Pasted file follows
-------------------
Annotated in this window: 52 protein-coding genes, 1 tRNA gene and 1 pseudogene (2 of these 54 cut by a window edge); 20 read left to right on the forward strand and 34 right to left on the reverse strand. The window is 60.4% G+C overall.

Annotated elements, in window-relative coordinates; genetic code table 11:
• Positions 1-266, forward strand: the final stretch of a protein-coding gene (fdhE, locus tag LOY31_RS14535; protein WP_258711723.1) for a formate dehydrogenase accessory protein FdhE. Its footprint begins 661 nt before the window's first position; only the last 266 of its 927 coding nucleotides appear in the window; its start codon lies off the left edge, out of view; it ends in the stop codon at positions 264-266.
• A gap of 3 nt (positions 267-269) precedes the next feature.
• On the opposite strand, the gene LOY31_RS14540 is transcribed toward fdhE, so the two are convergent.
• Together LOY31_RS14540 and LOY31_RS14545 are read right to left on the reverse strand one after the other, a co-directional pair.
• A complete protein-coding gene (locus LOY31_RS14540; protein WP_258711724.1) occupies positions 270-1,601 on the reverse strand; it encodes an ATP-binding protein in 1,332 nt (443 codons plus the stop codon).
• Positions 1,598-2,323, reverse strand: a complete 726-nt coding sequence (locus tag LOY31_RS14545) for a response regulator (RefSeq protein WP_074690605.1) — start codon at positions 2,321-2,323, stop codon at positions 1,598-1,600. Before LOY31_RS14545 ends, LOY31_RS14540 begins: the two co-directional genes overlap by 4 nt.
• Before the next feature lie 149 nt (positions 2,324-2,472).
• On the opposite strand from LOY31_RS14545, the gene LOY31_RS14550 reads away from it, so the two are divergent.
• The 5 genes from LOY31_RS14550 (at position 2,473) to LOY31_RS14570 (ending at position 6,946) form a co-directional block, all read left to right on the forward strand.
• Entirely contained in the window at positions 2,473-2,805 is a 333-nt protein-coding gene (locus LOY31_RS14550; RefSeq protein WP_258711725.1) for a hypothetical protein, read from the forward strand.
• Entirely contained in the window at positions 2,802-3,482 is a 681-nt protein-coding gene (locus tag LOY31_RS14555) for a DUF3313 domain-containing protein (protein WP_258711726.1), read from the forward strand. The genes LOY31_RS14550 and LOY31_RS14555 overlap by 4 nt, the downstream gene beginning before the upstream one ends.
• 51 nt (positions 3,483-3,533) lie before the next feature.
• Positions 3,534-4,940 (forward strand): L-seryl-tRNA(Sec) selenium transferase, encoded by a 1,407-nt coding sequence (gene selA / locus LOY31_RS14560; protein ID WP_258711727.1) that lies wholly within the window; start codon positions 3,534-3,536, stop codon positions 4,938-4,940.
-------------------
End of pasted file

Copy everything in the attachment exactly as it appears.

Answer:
Annotated in this window: 52 protein-coding genes, 1 tRNA gene and 1 pseudogene (2 of these 54 cut by a window edge); 20 read left to right on the forward strand and 34 right to left on the reverse strand. The window is 60.4% G+C overall.

Annotated elements, in window-relative coordinates; genetic code table 11:
• Positions 1-266, forward strand: the final stretch of a protein-coding gene (fdhE, locus tag LOY31_RS14535; protein WP_258711723.1) for a formate dehydrogenase accessory protein FdhE. Its footprint begins 661 nt before the window's first position; only the last 266 of its 927 coding nucleotides appear in the window; its start codon lies off the left edge, out of view; it ends in the stop codon at positions 264-266.
• A gap of 3 nt (positions 267-269) precedes the next feature.
• On the opposite strand, the gene LOY31_RS14540 is transcribed toward fdhE, so the two are convergent.
• Together LOY31_RS14540 and LOY31_RS14545 are read right to left on the reverse strand one after the other, a co-directional pair.
• A complete protein-coding gene (locus LOY31_RS14540; protein WP_258711724.1) occupies positions 270-1,601 on the reverse strand; it encodes an ATP-binding protein in 1,332 nt (443 codons plus the stop codon).
• Positions 1,598-2,323, reverse strand: a complete 726-nt coding sequence (locus tag LOY31_RS14545) for a response regulator (RefSeq protein WP_074690605.1) — start codon at positions 2,321-2,323, stop codon at positions 1,598-1,600. Before LOY31_RS14545 ends, LOY31_RS14540 begins: the two co-directional genes overlap by 4 nt.
• Before the next feature lie 149 nt (positions 2,324-2,472).
• On the opposite strand from LOY31_RS14545, the gene LOY31_RS14550 reads away from it, so the two are divergent.
• The 5 genes from LOY31_RS14550 (at position 2,473) to LOY31_RS14570 (ending at position 6,946) form a co-directional block, all read left to right on the forward strand.
• Entirely contained in the window at positions 2,473-2,805 is a 333-nt protein-coding gene (locus LOY31_RS14550; RefSeq protein WP_258711725.1) for a hypothetical protein, read from the forward strand.
• Entirely contained in the window at positions 2,802-3,482 is a 681-nt protein-coding gene (locus tag LOY31_RS14555) for a DUF3313 domain-containing protein (protein WP_258711726.1), read from the forward strand. The genes LOY31_RS14550 and LOY31_RS14555 overlap by 4 nt, the downstream gene beginning before the upstream one ends.
• 51 nt (positions 3,483-3,533) lie before the next feature.
• Positions 3,534-4,940 (forward strand): L-seryl-tRNA(Sec) selenium transferase, encoded by a 1,407-nt coding sequence (gene selA / locus LOY31_RS14560; protein ID WP_258711727.1) that lies wholly within the window; start codon positions 3,534-3,536, stop codon positions 4,938-4,940.